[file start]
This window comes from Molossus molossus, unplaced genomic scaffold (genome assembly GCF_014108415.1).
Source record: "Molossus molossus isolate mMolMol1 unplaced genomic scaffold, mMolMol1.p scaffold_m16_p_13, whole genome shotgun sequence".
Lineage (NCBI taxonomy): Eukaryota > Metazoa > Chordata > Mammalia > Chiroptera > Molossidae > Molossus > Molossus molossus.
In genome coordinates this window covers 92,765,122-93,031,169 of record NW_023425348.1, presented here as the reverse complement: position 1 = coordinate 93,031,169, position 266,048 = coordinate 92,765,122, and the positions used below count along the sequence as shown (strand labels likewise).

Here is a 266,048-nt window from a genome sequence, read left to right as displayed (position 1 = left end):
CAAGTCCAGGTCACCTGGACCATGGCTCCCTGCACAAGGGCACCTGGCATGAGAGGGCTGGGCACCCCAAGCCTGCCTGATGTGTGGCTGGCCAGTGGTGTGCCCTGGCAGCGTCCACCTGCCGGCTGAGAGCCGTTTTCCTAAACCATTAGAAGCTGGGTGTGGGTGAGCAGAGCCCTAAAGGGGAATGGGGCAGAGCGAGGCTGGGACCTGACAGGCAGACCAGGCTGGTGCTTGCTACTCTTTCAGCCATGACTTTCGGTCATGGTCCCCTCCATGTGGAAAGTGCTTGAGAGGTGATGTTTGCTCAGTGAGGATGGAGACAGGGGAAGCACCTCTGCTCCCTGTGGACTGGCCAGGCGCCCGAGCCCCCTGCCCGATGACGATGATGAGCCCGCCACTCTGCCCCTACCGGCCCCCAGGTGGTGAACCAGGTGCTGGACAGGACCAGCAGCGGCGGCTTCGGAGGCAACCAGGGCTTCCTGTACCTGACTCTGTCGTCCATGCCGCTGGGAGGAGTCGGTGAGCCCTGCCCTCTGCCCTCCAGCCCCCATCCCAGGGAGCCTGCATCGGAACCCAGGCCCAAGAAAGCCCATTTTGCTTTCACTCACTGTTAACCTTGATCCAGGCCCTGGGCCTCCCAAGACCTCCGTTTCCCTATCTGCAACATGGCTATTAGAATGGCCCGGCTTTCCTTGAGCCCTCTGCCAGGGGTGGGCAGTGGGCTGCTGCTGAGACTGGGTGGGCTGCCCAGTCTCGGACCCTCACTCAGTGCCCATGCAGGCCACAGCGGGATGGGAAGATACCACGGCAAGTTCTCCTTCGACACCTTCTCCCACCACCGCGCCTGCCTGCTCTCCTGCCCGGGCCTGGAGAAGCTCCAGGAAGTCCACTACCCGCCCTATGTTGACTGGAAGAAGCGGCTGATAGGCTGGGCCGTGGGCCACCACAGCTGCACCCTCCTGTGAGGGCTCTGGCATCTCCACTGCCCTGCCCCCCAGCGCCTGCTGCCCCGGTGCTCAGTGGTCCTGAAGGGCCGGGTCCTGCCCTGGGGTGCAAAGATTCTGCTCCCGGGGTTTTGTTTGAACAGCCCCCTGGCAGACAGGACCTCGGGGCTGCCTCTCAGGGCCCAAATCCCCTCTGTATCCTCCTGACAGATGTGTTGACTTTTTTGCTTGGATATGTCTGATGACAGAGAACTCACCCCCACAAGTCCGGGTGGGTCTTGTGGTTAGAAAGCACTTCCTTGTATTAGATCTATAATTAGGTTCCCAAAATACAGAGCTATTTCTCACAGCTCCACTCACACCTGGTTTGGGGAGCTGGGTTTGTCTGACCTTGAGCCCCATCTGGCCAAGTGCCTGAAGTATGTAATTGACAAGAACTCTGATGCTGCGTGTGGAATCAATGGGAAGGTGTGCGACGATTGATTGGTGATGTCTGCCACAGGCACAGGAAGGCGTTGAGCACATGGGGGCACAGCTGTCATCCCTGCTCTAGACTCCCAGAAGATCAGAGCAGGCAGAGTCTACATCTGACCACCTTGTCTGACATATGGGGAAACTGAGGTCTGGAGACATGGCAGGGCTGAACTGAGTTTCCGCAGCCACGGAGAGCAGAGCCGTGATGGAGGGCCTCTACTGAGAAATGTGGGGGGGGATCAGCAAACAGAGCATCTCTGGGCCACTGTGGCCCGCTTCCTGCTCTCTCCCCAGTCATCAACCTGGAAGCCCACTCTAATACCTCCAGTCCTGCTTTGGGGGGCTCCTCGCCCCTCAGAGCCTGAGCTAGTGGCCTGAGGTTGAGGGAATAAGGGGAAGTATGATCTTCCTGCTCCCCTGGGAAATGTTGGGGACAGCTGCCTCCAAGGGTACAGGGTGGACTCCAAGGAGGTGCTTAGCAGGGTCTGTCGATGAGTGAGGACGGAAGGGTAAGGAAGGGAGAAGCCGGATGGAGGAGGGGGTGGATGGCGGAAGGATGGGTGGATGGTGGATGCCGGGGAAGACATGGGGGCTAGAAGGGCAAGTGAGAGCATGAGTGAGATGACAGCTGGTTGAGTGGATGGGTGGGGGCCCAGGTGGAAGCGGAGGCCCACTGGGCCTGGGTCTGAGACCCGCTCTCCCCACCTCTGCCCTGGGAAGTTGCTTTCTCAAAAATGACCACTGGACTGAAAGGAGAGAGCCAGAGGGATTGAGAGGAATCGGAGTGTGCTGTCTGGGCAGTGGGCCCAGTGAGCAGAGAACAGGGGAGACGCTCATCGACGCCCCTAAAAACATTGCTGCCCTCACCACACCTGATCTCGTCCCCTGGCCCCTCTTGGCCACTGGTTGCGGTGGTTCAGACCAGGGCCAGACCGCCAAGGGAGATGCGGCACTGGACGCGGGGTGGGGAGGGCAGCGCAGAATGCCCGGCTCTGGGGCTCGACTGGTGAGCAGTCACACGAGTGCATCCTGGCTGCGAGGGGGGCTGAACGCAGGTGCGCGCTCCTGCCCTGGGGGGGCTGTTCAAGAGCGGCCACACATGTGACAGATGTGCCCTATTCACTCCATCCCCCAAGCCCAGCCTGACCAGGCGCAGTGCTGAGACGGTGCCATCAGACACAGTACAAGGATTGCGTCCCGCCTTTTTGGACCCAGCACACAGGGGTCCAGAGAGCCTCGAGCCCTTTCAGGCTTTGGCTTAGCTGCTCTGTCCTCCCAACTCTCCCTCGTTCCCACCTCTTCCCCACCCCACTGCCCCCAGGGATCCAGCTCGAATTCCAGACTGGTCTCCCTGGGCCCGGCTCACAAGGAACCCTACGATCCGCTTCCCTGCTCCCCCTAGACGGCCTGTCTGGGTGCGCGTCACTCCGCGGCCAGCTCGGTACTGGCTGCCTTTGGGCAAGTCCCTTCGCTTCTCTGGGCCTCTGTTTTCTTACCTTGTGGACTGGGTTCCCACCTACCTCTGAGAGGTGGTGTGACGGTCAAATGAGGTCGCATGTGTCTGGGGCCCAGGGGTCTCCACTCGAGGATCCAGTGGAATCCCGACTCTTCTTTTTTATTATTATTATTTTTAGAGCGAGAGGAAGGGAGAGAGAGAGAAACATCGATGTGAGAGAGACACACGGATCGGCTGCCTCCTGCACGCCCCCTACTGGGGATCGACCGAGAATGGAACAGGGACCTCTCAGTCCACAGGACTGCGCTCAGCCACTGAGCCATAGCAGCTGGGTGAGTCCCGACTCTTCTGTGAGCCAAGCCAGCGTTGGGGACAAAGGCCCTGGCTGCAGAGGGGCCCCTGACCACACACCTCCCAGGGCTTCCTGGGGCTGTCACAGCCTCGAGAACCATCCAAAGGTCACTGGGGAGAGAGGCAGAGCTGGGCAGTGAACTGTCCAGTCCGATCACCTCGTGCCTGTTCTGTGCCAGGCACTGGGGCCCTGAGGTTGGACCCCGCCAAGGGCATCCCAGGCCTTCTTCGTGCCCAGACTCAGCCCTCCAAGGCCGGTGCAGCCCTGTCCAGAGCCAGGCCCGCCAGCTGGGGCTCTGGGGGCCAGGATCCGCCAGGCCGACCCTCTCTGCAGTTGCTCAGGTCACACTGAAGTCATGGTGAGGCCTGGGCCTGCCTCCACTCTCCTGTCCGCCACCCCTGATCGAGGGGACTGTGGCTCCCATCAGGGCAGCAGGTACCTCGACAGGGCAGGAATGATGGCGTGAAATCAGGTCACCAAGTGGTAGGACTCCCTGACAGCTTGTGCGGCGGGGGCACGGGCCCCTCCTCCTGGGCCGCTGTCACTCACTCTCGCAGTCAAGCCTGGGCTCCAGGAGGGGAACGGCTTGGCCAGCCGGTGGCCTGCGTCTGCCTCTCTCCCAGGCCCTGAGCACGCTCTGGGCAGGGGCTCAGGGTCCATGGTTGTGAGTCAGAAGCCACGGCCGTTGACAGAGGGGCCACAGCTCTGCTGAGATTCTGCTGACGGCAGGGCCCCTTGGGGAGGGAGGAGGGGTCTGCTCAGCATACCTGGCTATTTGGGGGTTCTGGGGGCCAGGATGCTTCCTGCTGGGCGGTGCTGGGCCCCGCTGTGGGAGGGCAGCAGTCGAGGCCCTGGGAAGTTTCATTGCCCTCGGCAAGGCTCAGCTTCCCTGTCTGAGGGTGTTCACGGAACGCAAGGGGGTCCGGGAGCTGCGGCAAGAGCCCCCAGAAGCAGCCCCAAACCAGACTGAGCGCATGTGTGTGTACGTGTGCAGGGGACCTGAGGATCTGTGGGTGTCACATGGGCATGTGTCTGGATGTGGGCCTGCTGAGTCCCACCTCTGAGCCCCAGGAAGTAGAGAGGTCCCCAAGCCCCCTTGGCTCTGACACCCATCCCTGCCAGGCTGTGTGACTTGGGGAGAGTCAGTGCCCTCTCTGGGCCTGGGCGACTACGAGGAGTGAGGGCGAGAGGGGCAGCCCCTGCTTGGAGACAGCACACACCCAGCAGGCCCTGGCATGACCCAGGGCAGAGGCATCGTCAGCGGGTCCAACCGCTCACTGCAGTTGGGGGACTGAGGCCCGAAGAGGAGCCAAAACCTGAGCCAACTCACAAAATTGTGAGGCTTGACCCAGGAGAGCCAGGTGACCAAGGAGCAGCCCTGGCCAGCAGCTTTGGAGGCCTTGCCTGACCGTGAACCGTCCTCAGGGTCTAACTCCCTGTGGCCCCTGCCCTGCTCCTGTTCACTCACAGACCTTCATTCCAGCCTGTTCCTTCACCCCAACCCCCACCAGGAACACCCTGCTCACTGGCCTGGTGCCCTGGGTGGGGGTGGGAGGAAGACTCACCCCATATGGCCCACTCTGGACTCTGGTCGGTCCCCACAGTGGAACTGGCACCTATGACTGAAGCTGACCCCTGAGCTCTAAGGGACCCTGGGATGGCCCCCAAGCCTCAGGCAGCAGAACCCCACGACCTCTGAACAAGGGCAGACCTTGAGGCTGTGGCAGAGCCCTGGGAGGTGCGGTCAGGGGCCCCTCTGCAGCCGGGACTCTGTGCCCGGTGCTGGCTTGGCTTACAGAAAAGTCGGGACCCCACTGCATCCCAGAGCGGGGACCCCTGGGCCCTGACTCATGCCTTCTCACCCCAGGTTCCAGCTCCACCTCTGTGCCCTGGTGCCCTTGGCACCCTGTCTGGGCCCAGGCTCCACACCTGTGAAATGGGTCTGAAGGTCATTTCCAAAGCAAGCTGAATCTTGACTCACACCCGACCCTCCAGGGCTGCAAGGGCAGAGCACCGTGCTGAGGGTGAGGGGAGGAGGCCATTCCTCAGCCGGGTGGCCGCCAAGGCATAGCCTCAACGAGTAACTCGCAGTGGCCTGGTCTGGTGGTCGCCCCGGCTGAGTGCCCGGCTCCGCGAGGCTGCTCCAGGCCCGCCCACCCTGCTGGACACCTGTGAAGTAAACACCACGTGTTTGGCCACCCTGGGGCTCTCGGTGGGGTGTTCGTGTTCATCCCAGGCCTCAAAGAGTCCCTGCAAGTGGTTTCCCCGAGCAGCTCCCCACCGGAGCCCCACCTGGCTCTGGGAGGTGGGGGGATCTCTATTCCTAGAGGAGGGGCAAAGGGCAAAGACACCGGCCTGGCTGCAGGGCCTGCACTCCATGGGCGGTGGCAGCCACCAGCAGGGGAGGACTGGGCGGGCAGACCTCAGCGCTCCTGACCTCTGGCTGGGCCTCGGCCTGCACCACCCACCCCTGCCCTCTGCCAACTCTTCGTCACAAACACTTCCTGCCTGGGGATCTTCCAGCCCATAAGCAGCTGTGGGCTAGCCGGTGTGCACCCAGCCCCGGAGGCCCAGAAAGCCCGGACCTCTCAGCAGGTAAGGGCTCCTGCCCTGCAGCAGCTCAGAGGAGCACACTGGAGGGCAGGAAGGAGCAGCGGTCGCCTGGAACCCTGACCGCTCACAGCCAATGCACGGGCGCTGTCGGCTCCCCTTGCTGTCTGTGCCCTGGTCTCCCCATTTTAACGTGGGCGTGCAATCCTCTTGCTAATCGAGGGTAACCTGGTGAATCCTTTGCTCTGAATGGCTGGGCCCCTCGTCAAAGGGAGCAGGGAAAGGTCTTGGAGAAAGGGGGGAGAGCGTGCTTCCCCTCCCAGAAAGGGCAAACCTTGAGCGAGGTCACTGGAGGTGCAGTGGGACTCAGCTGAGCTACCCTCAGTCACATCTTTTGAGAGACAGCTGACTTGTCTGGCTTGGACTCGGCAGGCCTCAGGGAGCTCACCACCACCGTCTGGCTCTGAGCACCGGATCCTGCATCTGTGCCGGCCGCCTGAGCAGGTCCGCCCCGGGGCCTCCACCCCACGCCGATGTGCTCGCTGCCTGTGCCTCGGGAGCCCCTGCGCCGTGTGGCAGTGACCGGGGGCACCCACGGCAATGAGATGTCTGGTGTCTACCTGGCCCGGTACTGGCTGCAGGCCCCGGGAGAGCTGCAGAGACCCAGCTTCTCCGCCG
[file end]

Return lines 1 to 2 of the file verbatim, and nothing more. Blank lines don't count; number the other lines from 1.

This window comes from Molossus molossus, unplaced genomic scaffold (genome assembly GCF_014108415.1).
Source record: "Molossus molossus isolate mMolMol1 unplaced genomic scaffold, mMolMol1.p scaffold_m16_p_13, whole genome shotgun sequence".